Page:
While this story is only coming to light now, back in July members of the Toronto Police Service inexplicably felt an overwhelming desire to handcuff a 9-year-old child with Asperger Syndrome.
The child, who has been diagnosed with a host of manufactured disorders such as ADHD and Oppositional Defiant Disorder (remember when kids used to be just kids, not walking, talking “disorders”?), day care staff called the cops when the kid got sick of being bullied and locked himself in another room.
Toronto Police Services Constable Victor Kwong said when officers arrived on the scene, they asked the boy to lay down on the floor on his stomach, and put him in handcuffs. He said the boy was only in handcuffs for about five minutes, after which he calmed down and was chatting with police about his hobbies.
“When he left, he hugged the officers and the nurse,” said Const. Kwong who stood by the officers’ decision to cuff the boy.
“This worked. He listened,” said Const. Kwong.
Uh… yeah, okay. Call me crazy but I’m willing to bet there are at least one or two options that ought to be tried before we start handcuffing 9-year-old kids in daycare.
The Unspoken but Very Real Lesson
The unspoken lesson that was given to every kid in that daycare was not that “little Johnny” got what he had coming.
No, the unspoken lesson that every child took home from day care that day was:
“If I get out of line the cops will do that to me too.”
Police want compliance.
When they are willing to treat children like this, it should come as no big surprise that they’re willing to violate the Constitutional Rights of adults on such a routine basis across the nation.
Let’s be crystal clear here.
The kid should not have been tossing furniture and anything else he could find around the room where he’d barricaded himself. That being said, the root causes of this incident are NOT the gazillion “disorders” we’ve manufactured so we can drug our children into complacency.
No, the root cause is the lack of discipline of our children.
Yeah, I actually said that. Out loud and everything.
Peter Frampton, the executive director of the Learning Enrichment Foundation, said those children should be in a smaller facility with at least one caregiver for every five children, rather than in a “standard childcare centre” which, in accordance with the Day Nurseries Act of Ontario, has one childcare worker for every 15 kids. The problem, according to Mr. Frampton, is funding. He said there needs to be “appropriate budgets in place to support delivery of these services to the people who need it.”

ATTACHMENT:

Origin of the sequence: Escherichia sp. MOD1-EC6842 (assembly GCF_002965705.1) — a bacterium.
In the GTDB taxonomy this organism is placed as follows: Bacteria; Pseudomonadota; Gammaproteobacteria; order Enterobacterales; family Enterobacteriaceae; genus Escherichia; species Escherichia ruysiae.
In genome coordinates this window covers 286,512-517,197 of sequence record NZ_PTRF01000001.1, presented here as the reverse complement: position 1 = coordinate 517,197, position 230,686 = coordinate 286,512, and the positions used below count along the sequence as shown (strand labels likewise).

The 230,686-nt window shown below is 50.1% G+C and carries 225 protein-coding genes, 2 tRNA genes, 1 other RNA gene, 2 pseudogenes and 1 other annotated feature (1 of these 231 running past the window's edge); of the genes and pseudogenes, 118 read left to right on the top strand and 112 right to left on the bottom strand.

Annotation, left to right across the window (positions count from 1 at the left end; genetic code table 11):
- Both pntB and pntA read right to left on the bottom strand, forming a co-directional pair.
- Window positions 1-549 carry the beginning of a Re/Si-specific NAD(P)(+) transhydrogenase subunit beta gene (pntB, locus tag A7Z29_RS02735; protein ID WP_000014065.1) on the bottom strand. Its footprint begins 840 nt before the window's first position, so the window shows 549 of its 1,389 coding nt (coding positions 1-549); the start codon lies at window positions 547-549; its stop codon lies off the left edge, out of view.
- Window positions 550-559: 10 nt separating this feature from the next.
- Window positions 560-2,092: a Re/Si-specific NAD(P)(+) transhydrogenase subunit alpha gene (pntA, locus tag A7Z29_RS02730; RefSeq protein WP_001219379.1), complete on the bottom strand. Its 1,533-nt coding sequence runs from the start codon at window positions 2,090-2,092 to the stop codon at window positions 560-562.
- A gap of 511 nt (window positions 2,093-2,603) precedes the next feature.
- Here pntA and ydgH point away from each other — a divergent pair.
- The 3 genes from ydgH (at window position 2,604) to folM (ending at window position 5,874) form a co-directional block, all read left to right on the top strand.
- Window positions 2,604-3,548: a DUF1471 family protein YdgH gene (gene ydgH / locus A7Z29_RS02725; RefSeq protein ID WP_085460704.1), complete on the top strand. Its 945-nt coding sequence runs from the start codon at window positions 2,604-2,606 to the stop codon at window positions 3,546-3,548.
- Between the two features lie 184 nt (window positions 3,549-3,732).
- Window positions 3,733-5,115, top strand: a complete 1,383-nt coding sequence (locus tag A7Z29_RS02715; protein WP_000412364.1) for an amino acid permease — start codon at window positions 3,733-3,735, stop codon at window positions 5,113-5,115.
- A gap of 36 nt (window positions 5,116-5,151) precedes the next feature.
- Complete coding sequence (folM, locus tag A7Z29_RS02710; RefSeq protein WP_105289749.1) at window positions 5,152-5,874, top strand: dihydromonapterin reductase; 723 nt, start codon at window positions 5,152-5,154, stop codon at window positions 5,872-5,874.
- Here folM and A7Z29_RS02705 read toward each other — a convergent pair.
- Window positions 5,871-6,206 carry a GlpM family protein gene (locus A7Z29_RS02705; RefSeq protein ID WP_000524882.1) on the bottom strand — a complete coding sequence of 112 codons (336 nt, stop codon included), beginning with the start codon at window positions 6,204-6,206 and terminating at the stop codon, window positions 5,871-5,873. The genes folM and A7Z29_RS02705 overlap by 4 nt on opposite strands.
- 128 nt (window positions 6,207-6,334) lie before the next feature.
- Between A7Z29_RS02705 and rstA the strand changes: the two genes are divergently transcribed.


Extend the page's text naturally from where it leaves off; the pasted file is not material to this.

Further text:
The problem is not so much a lack of government funding as it is that governments are intent on stealing well over half of what every working person earns in a year. Perhaps if we would allow ourselves to kill off all the cradle-to-grave government programs, a parent could actually afford to say at home with their children instead of having no choice but to put them in daycare.
Yeah. I’m actually in favour of killing all those government grants and programs the government has no business being involved with in the first place.
I said it out loud. Again.
I recently came across an essay by an 18-year-old, written about 12 years ago in the days following the Columbine Massacre. Sarah Roney spelled out with such simplicity the problems our society faces today.
Pity nobody seems willing to listen.
We prefer drugging our children into a stupor because we can’t be bothered to discipline them properly. For those who can be bothered, both parents are too busy working two jobs to pay for crap like Obama’s failed “stimulus package” to have time for our children.
Read it. Take it all in.
Then think about what Sarah said over 12 years ago and ask yourself one simple question:
Have we dealt with any of the issues Sarah raises in any meaningful way since that terrible day in Colorado 12 years ago?
Let me know your answer by leaving a comment below.